Lives of the Wives: Five Literary Marriages
“these vivid studies of famous personalities and their interaction do tell us in some cases more about them than we knew, and perhaps confirm that this struggling model of conventional marriage is a thing of the past.”
In her entertaining book the Lives of the Wives: Five Literary Marriages, Carmela Ciuraru explores the lives of five literary wives, claiming in her Introduction that “they are a unique breed” whose work in tending the “outsize needs of the Great Writer” is never done; “the literary lion is powerful on the page but a helpless kitten in daily life.”
She appears to think that the spousal inequality and asymmetry is unique to literary marriages, and that the bias, initially at least, always favors the male partner. In fact, most of her chapters show both partners equally in thrall to gender stereotypes, conformity to which erodes at a more or less dramatic rate, which is pretty much what happens in many more banal marriages after all.
And not all her examples show the male partner (only) as a monster of ego, with whom it would be very difficult to co-exist. Some male examples, Alberto Moravia stands out here, seeming to possess what Joan Didion called “a genius for accommodation” beyond the reasonable expectations of any spouse. And perhaps some women even with literary aspirations of their own, have wilfully, and not entirely irrationally, chosen with their eyes open to marry a rich and famous writer? Perhaps they were not equating “rich and famous” with “nice and good” and had decided what combination they would prefer.
In short while the level of detail—and amusement—Ciuraru brings to each of her marriage portraits is not in doubt, her attempts to draw out general sociological principles to be applied to all literary marriages fails to convince and would be better abandoned. Although, perhaps, this publication is the first of a “thematic” series looking at similar dynamics in marriages of other creative couples; or of asymmetrical relationships in general (marriages of Presidents and Prime Ministers, airline executives, dotcom millionaires, Archbishops etc). Or perhaps there is in the works a partner series on literary husbands—the spouses of Beatrix Potter, Virginia Woolf, and Agatha Christie? Time will tell.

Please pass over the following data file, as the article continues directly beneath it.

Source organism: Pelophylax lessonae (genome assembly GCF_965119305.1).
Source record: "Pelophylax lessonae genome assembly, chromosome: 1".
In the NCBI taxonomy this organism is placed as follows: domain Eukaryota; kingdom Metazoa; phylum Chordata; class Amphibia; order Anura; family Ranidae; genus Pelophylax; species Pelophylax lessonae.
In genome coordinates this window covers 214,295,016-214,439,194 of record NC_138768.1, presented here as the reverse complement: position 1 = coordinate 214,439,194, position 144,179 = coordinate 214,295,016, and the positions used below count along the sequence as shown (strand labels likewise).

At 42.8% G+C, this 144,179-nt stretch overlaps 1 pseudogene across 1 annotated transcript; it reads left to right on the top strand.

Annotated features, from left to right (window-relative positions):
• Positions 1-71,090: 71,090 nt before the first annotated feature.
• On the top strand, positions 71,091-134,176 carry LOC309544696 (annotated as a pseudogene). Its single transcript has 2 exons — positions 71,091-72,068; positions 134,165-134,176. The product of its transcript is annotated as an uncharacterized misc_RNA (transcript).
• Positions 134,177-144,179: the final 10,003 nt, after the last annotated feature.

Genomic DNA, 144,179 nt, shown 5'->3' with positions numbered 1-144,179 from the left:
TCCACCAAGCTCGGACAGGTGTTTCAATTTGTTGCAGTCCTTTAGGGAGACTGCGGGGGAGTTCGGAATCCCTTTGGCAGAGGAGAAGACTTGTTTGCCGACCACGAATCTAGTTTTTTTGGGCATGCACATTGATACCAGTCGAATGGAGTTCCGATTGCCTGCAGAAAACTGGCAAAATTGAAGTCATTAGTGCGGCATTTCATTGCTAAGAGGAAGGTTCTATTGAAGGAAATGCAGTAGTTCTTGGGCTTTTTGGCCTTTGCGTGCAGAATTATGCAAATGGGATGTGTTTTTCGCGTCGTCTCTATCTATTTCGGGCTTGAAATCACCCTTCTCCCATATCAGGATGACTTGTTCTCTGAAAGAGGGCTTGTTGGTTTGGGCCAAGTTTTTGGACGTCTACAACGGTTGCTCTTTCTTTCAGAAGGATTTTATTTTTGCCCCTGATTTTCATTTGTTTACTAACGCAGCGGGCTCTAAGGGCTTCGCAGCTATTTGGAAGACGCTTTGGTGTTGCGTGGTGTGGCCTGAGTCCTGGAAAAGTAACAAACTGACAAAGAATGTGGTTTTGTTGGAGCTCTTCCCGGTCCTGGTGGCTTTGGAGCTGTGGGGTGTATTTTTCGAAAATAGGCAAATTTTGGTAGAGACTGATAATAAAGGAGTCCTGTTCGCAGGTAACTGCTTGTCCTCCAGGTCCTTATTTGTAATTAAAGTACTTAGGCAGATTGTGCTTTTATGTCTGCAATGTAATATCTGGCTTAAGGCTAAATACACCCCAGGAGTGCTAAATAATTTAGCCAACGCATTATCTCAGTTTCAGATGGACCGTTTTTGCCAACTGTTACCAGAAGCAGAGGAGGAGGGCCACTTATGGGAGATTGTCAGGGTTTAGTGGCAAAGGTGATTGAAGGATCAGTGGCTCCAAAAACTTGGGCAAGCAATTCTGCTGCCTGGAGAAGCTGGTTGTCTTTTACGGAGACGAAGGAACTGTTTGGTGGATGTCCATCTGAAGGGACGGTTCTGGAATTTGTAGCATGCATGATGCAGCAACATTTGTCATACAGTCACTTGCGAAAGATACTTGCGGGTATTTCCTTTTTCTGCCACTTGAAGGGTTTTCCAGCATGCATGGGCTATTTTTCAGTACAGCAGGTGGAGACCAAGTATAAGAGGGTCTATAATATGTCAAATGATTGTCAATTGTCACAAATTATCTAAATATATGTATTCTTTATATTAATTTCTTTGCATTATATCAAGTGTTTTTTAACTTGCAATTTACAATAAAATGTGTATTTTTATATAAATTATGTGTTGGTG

So it is best to plunge into these rich, witty, well-researched narratives as un-ashamedly catering to the universal interest in celebrity gossip, rather than expecting the lives of the five literary wives to illustrate some unique sociological principle.
The marriages under review are those between Una Troubridge and Radclyffe Hall (the only same-sex example); Elsa Morante and Alberto Moravia; Elaine Dundy and Kenneth Tynan; Elizabeth Jane Howard and Kingsley Amis; Patricia Neal and Roald Dahl.
The disagreeable nature of several of these male geniuses will be well-known to many readers. Kingsley Amis stands out here for his generally unacceptable views on all minorities, including women, which he had never bothered to hide, expressing them in frequent interviews and voluminous correspondence. When his wife, Jane, who was already an author in her own right, as well as facilitating every aspect of Kingsley’s personal and professional life, tried to make a bid for freedom he would say “It’s got to stay like this . . . because I’m older, heavier and I earn more money.” But then, as she confesses, he still always made her laugh!
With some variations of detail, the relationships follow familiar trajectories through passionate involvement, to waning sexual interest and infidelity, and to each party wanting their own way, more than they wanted each other. Nevertheless, these vivid studies of famous personalities and their interaction do tell us in some cases more about them than we knew, and perhaps confirm that this struggling model of conventional marriage is a thing of the past.